This brings me to Toledo which has so successfully preserved, over many centuries, the evidence of its three-fold culture: magnificent churches, synagogues and mosques. This was an era when each of these cultures, Christian, Jewish and Muslim, retained its independent identity while all worked and came together in a glorious intellectual and spiritual adventure. The legacy was a truly enabling environment conducive to prosperity, harmony, scientific discovery, philosophical insights and artistic flowering — all the defining features of a thriving civilisation.

Read more »

Message to The International Islamic Conference (Amman, Jordan)

Our historic adherence is to the Jafari Madhhab and other Madhahib of close affinity, and it continues, under the leadership of the hereditary Ismaili Imam of the time. This adherence is in harmony also with our acceptance of Sufi principles of personal search and balance between the zahir and the spirit or the intellect which the zahir signifies.

Read more »

Acceptance Address – National Building Museum’s Vincent Scully Prize (Washington D.C., USA)

Ladies and gentlemen, some 30 years [ago] I began to question why architecture in the modern Islamic world seemed to have lost touch with the great achievements of its past. I began working with leading architects, philosophers, artists, teachers, historians and thinkers — from all religious faiths — to establish an Award for Architecture….

Now some 28 years later, the extent to which we have been successful is due to a multitude of individuals and organisations from all regions, faiths and occupations…. It is on behalf of this broad spectrum of qualified men and women that I accept the Vincent Scully Award this evening…. I know of no process where so many people of such different backgrounds have come together to improve the living conditions of more than one billion people.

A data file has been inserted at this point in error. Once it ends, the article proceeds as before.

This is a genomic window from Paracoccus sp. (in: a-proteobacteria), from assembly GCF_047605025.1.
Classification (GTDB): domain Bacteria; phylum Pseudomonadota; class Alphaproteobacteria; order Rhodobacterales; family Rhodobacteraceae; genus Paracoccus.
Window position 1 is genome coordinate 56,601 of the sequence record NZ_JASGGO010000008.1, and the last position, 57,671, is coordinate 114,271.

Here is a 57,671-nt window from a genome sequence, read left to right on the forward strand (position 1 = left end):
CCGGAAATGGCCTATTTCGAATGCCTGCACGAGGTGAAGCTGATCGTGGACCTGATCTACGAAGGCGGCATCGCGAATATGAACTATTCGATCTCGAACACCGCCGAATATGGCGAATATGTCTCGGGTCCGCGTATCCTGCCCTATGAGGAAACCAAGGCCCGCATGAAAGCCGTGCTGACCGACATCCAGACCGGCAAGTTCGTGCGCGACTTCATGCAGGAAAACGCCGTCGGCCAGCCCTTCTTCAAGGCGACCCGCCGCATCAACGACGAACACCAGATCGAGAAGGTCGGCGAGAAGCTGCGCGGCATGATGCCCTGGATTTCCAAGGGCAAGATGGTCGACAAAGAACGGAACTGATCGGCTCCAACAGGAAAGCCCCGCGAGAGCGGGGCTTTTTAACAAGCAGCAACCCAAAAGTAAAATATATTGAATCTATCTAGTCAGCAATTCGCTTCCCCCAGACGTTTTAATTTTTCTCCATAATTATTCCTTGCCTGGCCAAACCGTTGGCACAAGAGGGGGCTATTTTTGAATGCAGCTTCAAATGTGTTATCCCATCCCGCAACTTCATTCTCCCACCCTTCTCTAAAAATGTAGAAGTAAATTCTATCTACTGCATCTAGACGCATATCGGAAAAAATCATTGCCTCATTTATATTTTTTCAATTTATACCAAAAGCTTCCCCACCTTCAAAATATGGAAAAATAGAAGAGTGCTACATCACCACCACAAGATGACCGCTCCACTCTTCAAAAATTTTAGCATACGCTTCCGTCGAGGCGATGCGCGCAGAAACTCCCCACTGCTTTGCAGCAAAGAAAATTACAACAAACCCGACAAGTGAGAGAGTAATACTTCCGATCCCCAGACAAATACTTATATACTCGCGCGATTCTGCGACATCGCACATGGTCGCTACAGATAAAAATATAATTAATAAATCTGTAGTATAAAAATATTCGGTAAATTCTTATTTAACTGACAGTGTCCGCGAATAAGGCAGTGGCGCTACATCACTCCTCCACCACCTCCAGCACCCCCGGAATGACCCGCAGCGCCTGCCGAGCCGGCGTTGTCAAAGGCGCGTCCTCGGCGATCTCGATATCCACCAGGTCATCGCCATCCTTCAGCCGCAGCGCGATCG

Read more »

DD TV (Delhi Doordarshan) Interview, Rajiv Mehrotra (New Delhi, India)

I think one of the specifics of Islam is that you live your faith. And you are not one day in your faith and the next day out of your faith. It is a permanent presence. It is a presence which brings you happiness. It brings you objectives in life and therefore, I don’t think that one can make this sort of dichotomy. It is a permanency of thought, of attitude, of ethics…. It’s not that if you are in a meeting on a given issue, that you forget that behind these decisions you are taking are the ethical principles of your faith. And they have to be there all the time. Whatever you do….

[Democracy] is a form of government is now becoming very prevalent. But it doesn’t mean that it is necessarily good government. It doesn’t mean that it is necessarily government which is effective for the people that it is supposed to serve…. But the bridge between the notion of a modern democracy and issues of public consultation, meritocracy, these are all issues which bridge Islamic ethics and modern governance. And that is a very important area which I have been working in.

Read more »

Times of India Interviews ‘Celebrating Beauty’ & ‘Education has not kept pace with globalisation’ (New Delhi, India)

The past cannot be repeated. By copying it, it proves that one cannot do better. By repeating the past, by designing the same thing is not the solution. Modernity cannot be denied. How do we merge the two? That is continuity. We can’t ask people to live in mud houses. We have to come up with new solutions. The award tries to connect the two. The monuments of the past are important but the monuments of today are also important and they have to be recognised.

Read more »

Ninth Aga Khan Award for Architecture Prize Ceremony (New Delhi, India)